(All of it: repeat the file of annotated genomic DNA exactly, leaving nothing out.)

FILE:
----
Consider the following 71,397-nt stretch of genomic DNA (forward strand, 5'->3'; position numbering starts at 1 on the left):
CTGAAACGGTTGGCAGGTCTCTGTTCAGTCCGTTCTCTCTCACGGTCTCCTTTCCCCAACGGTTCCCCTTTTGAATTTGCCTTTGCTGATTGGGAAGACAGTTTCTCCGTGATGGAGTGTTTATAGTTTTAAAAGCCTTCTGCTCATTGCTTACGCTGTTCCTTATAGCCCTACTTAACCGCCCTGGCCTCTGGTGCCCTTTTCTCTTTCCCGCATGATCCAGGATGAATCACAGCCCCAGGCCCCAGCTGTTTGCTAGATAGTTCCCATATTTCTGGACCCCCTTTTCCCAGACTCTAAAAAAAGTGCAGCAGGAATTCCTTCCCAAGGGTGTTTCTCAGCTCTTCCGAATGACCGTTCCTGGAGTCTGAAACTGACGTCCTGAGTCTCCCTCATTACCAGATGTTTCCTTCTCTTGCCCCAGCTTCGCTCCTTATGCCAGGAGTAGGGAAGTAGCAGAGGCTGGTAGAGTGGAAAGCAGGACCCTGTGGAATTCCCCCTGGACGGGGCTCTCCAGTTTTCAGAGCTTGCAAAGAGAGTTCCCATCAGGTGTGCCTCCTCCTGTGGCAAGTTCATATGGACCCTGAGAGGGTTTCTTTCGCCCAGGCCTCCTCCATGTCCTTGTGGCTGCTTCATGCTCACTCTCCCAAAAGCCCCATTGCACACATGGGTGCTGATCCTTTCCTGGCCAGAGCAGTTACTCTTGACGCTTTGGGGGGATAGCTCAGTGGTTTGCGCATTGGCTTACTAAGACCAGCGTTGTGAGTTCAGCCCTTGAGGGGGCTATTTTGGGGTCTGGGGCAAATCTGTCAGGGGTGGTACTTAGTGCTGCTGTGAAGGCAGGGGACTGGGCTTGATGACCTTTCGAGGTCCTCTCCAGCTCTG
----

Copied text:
Consider the following 71,397-nt stretch of genomic DNA (forward strand, 5'->3'; position numbering starts at 1 on the left):
CTGAAACGGTTGGCAGGTCTCTGTTCAGTCCGTTCTCTCTCACGGTCTCCTTTCCCCAACGGTTCCCCTTTTGAATTTGCCTTTGCTGATTGGGAAGACAGTTTCTCCGTGATGGAGTGTTTATAGTTTTAAAAGCCTTCTGCTCATTGCTTACGCTGTTCCTTATAGCCCTACTTAACCGCCCTGGCCTCTGGTGCCCTTTTCTCTTTCCCGCATGATCCAGGATGAATCACAGCCCCAGGCCCCAGCTGTTTGCTAGATAGTTCCCATATTTCTGGACCCCCTTTTCCCAGACTCTAAAAAAAGTGCAGCAGGAATTCCTTCCCAAGGGTGTTTCTCAGCTCTTCCGAATGACCGTTCCTGGAGTCTGAAACTGACGTCCTGAGTCTCCCTCATTACCAGATGTTTCCTTCTCTTGCCCCAGCTTCGCTCCTTATGCCAGGAGTAGGGAAGTAGCAGAGGCTGGTAGAGTGGAAAGCAGGACCCTGTGGAATTCCCCCTGGACGGGGCTCTCCAGTTTTCAGAGCTTGCAAAGAGAGTTCCCATCAGGTGTGCCTCCTCCTGTGGCAAGTTCATATGGACCCTGAGAGGGTTTCTTTCGCCCAGGCCTCCTCCATGTCCTTGTGGCTGCTTCATGCTCACTCTCCCAAAAGCCCCATTGCACACATGGGTGCTGATCCTTTCCTGGCCAGAGCAGTTACTCTTGACGCTTTGGGGGGATAGCTCAGTGGTTTGCGCATTGGCTTACTAAGACCAGCGTTGTGAGTTCAGCCCTTGAGGGGGCTATTTTGGGGTCTGGGGCAAATCTGTCAGGGGTGGTACTTAGTGCTGCTGTGAAGGCAGGGGACTGGGCTTGATGACCTTTCGAGGTCCTCTCCAGCTCTG